The remodeling of the home and property is almost exclusively completed through volunteering and donations, she said. Home Depot donated more than $15,000 of materials and supplies to the project, and its employees volunteer at the home. The El Paso Electricians Joint Apprentice Training Center’s students performed all the electrical work for the home free of charge.

Western Technical College will service and install a central air and heat unit that was donated to the home. A retired contractor will do all of the duct work at the home for free. She added that the Rough Riders and Lost Renegades Motorcycle Clubs both volunteer at the home. Local churches have donated food and clothing, and El Paso City Representative Carl Robinson donated a 5 feet by 5 feet container of non-perishable food to the home.

Many people and organizations are volunteering and donating to help complete this home, but she said the biggest contributor to the cause is the soldiers at Fort Bliss.

“One team, one fight,” Jackson said. “Everyone is coming together for a great cause, but the vast majority of the work on the house is done by military volunteers. Soldiers doing what they do best, serving.”

She said one soldier doing what he does best is Sgt. Maj. Jerry Bailey, the driving force behind the on-going construction at the home.

He heard about the project through a co-worker, and thought he would volunteer at the home for a couple of weekends and move on to his next project, but now, more than a year later, he is the project manager for the home.

“Anytime we can get those who serve our country off of the street and into a place they can call home, it’s a win-win situation,” said Bailey, the training, development and education sergeant major at the U.S. Army Sergeants Major Academy at Fort Bliss, Texas. “It’s a wonderful thing when the community decides to come out and help in the cause you are fighting for.”

The structure of the home was in place, but soldiers gutted the home and are replacing everything in the home, said Bailey, an engineer by trade. He added that soldiers have done 90 percent of the work on the home while the community has provided special skill sets to help complete the project.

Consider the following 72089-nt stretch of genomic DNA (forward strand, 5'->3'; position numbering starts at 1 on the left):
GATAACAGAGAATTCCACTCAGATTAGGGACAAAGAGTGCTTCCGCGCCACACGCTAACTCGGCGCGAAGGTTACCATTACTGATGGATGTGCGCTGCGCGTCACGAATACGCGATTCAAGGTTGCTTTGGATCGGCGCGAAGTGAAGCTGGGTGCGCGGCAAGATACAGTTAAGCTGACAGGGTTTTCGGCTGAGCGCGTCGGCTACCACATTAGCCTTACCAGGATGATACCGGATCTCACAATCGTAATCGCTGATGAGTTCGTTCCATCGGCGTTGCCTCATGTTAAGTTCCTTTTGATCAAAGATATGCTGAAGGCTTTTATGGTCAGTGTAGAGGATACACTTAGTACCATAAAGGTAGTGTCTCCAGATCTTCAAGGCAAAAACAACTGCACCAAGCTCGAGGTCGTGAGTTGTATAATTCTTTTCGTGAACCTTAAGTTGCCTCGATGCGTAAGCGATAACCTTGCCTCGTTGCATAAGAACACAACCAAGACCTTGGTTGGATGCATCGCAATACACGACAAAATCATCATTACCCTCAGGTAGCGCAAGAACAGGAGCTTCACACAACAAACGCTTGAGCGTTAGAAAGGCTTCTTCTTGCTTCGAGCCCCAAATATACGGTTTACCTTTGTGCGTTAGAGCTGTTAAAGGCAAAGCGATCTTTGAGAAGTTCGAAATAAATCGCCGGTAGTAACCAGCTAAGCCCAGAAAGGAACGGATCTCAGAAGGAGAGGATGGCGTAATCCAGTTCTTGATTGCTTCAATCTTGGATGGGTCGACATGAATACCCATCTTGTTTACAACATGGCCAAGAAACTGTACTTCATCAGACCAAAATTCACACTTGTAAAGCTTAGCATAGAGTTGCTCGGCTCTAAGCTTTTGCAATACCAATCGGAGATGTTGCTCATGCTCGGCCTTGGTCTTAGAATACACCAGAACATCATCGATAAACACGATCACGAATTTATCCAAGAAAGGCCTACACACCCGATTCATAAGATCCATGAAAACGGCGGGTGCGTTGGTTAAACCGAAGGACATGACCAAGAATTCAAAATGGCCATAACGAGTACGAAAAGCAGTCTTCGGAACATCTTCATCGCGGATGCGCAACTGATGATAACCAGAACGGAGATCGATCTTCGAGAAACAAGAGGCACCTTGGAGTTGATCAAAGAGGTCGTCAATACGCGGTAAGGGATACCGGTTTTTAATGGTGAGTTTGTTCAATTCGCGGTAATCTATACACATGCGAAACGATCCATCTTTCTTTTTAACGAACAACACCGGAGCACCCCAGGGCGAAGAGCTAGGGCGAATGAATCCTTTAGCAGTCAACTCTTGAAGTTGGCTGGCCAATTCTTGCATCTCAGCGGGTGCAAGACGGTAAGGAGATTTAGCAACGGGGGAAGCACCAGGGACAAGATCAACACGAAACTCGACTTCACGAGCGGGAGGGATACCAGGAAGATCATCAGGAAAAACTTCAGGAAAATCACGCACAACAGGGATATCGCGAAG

The institute hopes to complete the home by the end of spring this year, but there is still plenty of work that needs to be done on the home, such as the roof, he said. Anyone that can help work on the roof will be greatly appreciated.

“This home is not completed yet, so we’re asking the community and soldiers to continue donating their time and money to help this project to completion,” Bailey said. “[Soldiers] have been trained to help others and giving back to the community is one way of doing that.”

The Army continues to be instrumental in the completion of this project. Jackson said she loves the Army, and it was the stepping stone that prepared her for taking on this project. This may be the first House of Peace, but she anticipates everyone in El Paso County will know about the H.O.P.E. Institute by the end of year.

In the future, she said she wants to take the institute statewide, nationwide and global. Her plans include opening a VetMart at every House of Peace. VetMart is a store located on the property and managed by the women living in the house. The store will give veterans the opportunity to purchase clothing for a nominal fee that will be reinvested in the home.

She also said she wants to start an around-the-clock transportation service for veterans called VetRun, and she wants to open H.O.P.E. Hall, a free off-site educational center for veterans.

“The intent is to serve all, but we can’t serve all at one time,” Jackson said. “The current focus of the institute is to service all needs of female veterans. The return on investment from doing this is priceless. I look forward to the day when one of the ladies comes back and tells me the H.O.P.E. Institute saved my life.”

For information about volunteering and donating to the H.O.P.E. Institute call 915-202-7955 or email Hope@TheInstituteofHope.org.


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Public Domain Mark
This work, Life after formation: Taking care of our own, by SGT Adam Garlington, identified by DVIDS, is free of known copyright restrictions under U.S. copyright law.

Date Taken:03.03.2014

Date Posted:03.03.2014 16:15

Location:EL PASO, TX, USGlobe

Hometown:STARKE, FL, US